Welcome everyone Sandra in Spain - FlamencoI’m Sandra Piddock, and I’m a freelance writer, dividing my time between Spain and the UK. I’ll write about anything that interests and/or challenges me, and I like to focus on the lighter side of life whenever possible.. Read more
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Only in Spain!

It could only happen in Spain

The chaos of getting a courtesy car from the insurers – Part 2

My Fiesta after the hit and run at the Guardamar roundabout on the CV905. Little did we know that was just the start of Stress Central!

My Fiesta after the hit and run at the Guardamar roundabout on the CV905. Little did we know that was just the start of Stress Central!

Okay, so the cliffhanger from the last post is that, after almost 3 hours in the Quesada offices of Liberty Seguros, waiting in vain for the text that never came, regarding the courtesy car we still hadn’t got, we were heading for home to wait for the text that was definitely on the way. Then we would call the lovely and very helpful Maria Jesus (MJ) who would order a taxi to take us to collect our courtesy car.

With me so far, or have you lost the will to live? I wouldn’t blame you if you had, to be honest. Anyway, we headed home to Paddy, whose separation anxiety had ratcheted up several notches, having been home alone for almost 5 hours. Neither of us had the heart to tell him he was going to be left again, very shortly. Or at least we hoped he was. Two hours after arriving home, the text that was definitely on the way must have got lost, and I was just about to call MJ to communicate the news, when she beat me to it.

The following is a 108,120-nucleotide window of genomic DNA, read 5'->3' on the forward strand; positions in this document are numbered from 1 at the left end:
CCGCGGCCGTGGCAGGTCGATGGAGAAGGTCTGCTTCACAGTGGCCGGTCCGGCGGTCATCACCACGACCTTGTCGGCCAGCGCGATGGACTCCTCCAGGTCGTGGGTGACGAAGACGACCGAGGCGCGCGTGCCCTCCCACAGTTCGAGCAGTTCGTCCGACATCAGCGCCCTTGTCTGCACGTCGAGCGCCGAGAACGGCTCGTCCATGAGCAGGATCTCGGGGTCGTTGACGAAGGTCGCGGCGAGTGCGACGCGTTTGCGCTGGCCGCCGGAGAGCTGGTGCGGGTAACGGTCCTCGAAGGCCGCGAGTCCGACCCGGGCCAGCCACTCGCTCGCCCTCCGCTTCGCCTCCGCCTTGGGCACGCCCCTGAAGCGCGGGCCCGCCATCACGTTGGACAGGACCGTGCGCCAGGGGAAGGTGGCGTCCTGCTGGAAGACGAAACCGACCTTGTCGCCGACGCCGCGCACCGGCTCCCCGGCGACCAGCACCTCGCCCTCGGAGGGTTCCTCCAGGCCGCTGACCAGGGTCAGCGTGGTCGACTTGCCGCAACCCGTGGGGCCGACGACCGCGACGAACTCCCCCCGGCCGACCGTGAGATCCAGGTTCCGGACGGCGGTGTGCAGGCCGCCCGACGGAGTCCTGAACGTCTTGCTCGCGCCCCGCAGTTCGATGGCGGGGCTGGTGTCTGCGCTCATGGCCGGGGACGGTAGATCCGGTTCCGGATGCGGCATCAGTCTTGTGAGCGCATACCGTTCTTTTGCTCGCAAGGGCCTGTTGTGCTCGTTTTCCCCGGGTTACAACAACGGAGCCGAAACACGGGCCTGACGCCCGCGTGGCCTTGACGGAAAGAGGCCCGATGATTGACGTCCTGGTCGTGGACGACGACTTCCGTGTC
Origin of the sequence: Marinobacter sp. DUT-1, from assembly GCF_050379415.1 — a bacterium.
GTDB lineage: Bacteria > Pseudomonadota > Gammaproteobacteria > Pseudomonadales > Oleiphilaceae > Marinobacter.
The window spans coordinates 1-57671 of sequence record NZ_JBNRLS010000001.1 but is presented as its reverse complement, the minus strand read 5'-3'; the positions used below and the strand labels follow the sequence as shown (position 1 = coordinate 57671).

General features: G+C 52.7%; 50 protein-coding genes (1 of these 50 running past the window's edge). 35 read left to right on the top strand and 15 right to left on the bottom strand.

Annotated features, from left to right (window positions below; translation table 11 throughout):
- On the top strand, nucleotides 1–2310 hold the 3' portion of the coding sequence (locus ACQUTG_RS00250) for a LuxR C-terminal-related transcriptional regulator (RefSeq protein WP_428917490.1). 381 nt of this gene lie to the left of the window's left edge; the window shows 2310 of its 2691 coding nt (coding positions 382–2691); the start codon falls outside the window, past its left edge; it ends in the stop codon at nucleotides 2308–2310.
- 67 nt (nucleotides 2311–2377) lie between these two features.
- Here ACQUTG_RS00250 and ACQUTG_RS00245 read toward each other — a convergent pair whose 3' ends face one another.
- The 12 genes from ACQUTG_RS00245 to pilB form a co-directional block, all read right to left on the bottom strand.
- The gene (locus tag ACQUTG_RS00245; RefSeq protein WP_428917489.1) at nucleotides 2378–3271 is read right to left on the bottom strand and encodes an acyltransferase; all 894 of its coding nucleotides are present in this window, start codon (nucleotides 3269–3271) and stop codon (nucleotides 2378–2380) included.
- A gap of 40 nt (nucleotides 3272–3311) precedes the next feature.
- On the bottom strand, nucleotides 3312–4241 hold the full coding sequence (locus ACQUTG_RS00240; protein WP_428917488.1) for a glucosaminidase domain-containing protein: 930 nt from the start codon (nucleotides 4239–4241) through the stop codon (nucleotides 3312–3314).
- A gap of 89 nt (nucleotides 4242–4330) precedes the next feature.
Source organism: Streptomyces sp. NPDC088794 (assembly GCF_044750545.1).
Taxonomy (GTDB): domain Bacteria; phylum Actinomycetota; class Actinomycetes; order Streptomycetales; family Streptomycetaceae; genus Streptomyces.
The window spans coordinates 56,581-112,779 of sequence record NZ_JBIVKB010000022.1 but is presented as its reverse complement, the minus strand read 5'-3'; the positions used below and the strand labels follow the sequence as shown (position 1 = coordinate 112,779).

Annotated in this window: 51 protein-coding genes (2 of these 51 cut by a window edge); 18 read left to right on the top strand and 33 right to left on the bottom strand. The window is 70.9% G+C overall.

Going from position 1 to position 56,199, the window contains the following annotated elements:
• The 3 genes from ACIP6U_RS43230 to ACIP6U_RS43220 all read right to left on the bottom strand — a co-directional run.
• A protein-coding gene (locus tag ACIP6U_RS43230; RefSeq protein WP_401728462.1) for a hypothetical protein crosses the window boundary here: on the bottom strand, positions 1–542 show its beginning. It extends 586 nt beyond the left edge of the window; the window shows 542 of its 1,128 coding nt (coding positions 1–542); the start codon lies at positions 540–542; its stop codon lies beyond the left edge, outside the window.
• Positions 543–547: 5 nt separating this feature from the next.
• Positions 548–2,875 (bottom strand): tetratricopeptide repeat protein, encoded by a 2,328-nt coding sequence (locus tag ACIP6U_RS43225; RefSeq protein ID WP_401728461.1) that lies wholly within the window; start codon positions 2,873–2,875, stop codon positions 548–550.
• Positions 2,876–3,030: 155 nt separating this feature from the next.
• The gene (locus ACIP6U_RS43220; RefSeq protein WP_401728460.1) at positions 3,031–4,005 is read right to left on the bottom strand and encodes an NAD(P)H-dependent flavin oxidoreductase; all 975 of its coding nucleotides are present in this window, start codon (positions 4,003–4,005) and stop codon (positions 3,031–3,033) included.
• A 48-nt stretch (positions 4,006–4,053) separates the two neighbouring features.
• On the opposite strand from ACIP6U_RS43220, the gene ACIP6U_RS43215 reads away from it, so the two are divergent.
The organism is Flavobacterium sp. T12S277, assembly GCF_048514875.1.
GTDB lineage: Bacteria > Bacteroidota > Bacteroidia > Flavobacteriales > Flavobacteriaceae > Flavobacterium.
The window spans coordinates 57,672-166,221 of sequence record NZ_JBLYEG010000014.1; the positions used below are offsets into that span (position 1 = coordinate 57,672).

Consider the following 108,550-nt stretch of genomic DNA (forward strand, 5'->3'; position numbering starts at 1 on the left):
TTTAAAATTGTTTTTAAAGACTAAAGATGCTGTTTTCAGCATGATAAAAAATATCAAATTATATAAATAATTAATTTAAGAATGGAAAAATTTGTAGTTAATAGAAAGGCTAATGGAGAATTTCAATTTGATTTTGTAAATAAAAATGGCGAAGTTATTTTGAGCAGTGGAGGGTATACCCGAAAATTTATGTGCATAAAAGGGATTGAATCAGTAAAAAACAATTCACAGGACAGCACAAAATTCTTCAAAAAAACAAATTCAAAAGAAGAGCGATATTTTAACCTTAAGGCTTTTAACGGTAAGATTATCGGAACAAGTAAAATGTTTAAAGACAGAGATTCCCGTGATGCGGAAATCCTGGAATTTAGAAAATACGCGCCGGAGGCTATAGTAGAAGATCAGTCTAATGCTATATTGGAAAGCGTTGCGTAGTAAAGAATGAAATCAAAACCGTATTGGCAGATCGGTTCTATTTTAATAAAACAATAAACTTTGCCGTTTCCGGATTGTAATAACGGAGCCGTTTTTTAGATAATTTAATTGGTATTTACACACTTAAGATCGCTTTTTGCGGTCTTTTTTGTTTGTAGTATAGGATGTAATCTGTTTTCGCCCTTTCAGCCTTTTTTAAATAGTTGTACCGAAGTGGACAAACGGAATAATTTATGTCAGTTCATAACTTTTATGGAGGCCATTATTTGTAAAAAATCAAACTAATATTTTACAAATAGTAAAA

Apparently, even she had given up hope of ever receiving the elusive text, because she’d taken the radical step of ordering a taxi to take us to collect the courtesy car. At last we were getting somewhere. We knew that our own car was being repaired in Almoradi – about 5 kilometres away – so when MJ said the taxi would be collecting us at 5.00 pm, we weren’t too concerned. By 5.30, we’d be back at Piddock Place, complete with courtesy car, and Paddy wouldn’t have to spend too much more time home alone. The long day was almost over.

Actually, it wasn’t. Our courtesy car was not waiting for us in Almoradi – it was in Alicante, 55 kilometres away. Not unreasonably, I wanted to know why we needed to go to Alicante, and why the garage at Almoradi couldn’t supply a courtesy car.

‘Is way it works,’ said MJ, and I could sense the shrug of the shoulders. ‘Way it works’ also included me having to ring MJ on my mobile when the taxi driver arrived, so she could tell him what he needed to do. He turned out to be a she, and she arrived at 5.15, only 15 minutes late. That’s good for Spain, isn’t it? And she clearly wasn’t expecting more than one passenger, because she had her two kids in the back – a 4 year old boy and a 9 month old girl. So our taxi driver had to shuffle the kiddy seats along a bit to make room for me in the back.